Schooner – (LARN) – Chesil Beach, near Wyke. Seven of the twenty man crew were drowned near the Smallmouth Ferry. The manifest listed 12 butts of Sherry, 400 jars of Olives, 2000 barrels of Raisons and 240 pieces of silver & gold (pistoles and pieces of eight). When the Excise officials examined the wrecked the bullion had mysteriously vanished!! Dor. Mag: 1974 No. 48. Some of the treasure was recovered by the crew but this was reported to have been stolen by force by “countrymen” possibly 400 in number. A report stated the wreck was at the southern end of East Fleet where “a place called New Works was quite close”

Golden Grape (1641) by F J Pope

Copied from The Island & Royal Manor of Portland Historic Sources by K V Saunders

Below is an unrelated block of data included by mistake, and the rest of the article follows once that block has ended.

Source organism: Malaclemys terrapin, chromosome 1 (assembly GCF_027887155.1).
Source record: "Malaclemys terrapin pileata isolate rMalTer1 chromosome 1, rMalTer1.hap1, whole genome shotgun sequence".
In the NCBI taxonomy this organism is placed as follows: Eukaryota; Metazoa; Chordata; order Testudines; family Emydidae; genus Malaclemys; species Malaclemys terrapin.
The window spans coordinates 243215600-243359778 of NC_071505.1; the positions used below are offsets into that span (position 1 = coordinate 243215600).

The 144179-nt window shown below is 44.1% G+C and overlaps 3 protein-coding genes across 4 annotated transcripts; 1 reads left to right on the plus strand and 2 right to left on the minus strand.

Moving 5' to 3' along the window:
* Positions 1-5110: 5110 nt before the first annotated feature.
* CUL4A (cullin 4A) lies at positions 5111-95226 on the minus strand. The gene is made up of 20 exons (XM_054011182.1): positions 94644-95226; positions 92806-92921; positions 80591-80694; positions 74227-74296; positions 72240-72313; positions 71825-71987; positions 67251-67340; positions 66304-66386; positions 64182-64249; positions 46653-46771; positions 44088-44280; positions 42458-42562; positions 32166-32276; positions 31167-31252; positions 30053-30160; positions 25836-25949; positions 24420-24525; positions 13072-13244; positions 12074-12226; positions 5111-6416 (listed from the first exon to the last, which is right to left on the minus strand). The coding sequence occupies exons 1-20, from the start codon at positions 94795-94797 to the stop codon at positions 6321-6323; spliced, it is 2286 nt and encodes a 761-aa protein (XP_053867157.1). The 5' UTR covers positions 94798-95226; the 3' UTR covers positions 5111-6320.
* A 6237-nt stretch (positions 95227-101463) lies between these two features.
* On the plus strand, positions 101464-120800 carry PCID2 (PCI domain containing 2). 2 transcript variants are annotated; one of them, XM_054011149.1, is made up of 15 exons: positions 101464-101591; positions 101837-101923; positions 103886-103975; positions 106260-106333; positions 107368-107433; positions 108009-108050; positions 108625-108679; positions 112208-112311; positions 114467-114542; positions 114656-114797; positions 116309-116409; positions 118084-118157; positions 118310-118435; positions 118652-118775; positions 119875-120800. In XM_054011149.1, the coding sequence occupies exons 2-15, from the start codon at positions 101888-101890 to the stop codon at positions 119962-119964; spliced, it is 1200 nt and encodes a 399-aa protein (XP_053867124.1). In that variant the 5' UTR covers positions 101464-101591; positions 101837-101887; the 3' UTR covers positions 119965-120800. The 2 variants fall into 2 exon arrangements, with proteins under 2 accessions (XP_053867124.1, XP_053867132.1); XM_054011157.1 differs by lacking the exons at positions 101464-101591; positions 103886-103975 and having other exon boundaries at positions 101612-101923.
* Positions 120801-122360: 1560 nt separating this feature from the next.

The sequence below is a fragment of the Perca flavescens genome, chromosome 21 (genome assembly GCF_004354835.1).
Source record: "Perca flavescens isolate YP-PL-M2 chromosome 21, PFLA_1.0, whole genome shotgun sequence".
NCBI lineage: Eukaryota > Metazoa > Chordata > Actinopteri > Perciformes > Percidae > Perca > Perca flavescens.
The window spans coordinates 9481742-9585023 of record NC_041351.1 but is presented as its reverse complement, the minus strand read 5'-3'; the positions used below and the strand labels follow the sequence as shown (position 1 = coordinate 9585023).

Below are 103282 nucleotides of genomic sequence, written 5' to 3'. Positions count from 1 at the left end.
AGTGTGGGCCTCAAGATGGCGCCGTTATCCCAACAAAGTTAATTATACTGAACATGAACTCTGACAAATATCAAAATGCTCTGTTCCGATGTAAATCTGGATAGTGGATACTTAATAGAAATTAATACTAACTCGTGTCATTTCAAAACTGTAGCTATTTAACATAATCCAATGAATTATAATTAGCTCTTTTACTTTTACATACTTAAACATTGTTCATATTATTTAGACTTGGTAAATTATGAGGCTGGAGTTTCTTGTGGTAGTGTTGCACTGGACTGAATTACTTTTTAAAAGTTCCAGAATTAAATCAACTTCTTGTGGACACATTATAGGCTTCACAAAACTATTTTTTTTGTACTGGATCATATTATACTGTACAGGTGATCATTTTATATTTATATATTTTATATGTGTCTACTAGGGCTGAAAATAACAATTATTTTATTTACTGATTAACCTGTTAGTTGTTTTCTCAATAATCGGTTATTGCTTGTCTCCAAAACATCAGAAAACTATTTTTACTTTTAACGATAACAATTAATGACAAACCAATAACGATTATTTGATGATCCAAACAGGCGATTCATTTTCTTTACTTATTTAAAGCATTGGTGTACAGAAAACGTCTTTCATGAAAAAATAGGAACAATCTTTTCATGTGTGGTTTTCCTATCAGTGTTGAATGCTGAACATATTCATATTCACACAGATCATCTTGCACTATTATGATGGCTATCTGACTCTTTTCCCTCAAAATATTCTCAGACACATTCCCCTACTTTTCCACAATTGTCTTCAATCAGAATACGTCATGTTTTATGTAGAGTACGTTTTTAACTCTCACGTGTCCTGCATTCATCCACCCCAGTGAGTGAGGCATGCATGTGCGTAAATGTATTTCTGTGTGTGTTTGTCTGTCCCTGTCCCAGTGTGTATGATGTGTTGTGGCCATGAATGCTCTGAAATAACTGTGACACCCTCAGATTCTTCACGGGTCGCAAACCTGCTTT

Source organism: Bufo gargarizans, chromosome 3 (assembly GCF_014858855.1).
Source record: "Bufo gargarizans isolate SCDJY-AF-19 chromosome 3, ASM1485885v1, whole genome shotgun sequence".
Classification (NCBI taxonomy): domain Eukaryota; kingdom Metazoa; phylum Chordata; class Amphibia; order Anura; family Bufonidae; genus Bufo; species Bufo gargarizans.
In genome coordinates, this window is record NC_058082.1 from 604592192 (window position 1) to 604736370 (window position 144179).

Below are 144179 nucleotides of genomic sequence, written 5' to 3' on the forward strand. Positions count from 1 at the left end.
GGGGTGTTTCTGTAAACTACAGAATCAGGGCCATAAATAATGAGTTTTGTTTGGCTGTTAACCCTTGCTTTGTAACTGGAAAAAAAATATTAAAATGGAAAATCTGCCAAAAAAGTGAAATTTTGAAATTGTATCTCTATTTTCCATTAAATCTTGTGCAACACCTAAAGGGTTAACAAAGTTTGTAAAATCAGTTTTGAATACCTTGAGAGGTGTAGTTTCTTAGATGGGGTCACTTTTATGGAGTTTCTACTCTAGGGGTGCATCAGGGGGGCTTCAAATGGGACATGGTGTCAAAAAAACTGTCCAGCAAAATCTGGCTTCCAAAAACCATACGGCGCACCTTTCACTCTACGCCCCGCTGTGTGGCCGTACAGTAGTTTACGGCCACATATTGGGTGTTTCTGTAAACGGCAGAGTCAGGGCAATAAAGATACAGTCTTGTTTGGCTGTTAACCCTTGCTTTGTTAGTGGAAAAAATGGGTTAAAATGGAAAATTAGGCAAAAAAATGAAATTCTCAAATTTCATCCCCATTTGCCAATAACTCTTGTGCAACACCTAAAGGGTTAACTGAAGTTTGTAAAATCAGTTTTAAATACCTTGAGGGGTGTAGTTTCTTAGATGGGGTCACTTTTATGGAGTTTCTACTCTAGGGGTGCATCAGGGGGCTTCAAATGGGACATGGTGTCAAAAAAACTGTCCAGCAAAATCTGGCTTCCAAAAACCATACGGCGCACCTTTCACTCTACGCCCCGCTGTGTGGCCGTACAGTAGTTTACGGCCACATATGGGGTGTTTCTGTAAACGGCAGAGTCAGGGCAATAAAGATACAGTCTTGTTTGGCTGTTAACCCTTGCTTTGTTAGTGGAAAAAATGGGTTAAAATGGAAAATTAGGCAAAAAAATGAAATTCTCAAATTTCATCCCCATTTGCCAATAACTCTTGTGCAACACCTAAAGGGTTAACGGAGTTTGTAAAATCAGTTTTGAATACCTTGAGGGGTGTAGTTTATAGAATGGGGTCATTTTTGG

A WRECK ON THE CHESIL BEACH IN 1641. – In a bundle of examinations taken in the High Court of Admiralty is a fairly thick paper book, – found, I should add, by an expert searcher of Admiralty Records, Miss E H. Fairbrother,- which supplies an item in the history of the Dorset Coast, and should not, I think, remain without notice. The book consists of a copy of the evidence taken on Commission relating to the salvage of the cargo of a ship called THE GOLDEN GRAPE, which while on a voyage from Cadiz to Dover was wrecked in West Bay. Her master says that she carried a crew of 20 men and was laden in Spanish ports with more than 2000 barrels of raisins, 400 jars of oil, 12 butts of “Sherryes Sackes”, 240 pieces of silk, silver plate and bullion, bags of Spanish coin both gold and silver (pistoles and pieces of eight), and other goods. The master further states that “on 11th December last (1641) by extremity of fowle weather the shipp was forced on shore uppon the beech in the Weste bay of Portland Island where she was broken to pieces, seven men and boyes drowned and the greatest parte of the goods moneys plate and loading lost save onely such as were salved by some of the company of the said shipp and by other people of the countrey who by force and violence tooke and carryed the same away.”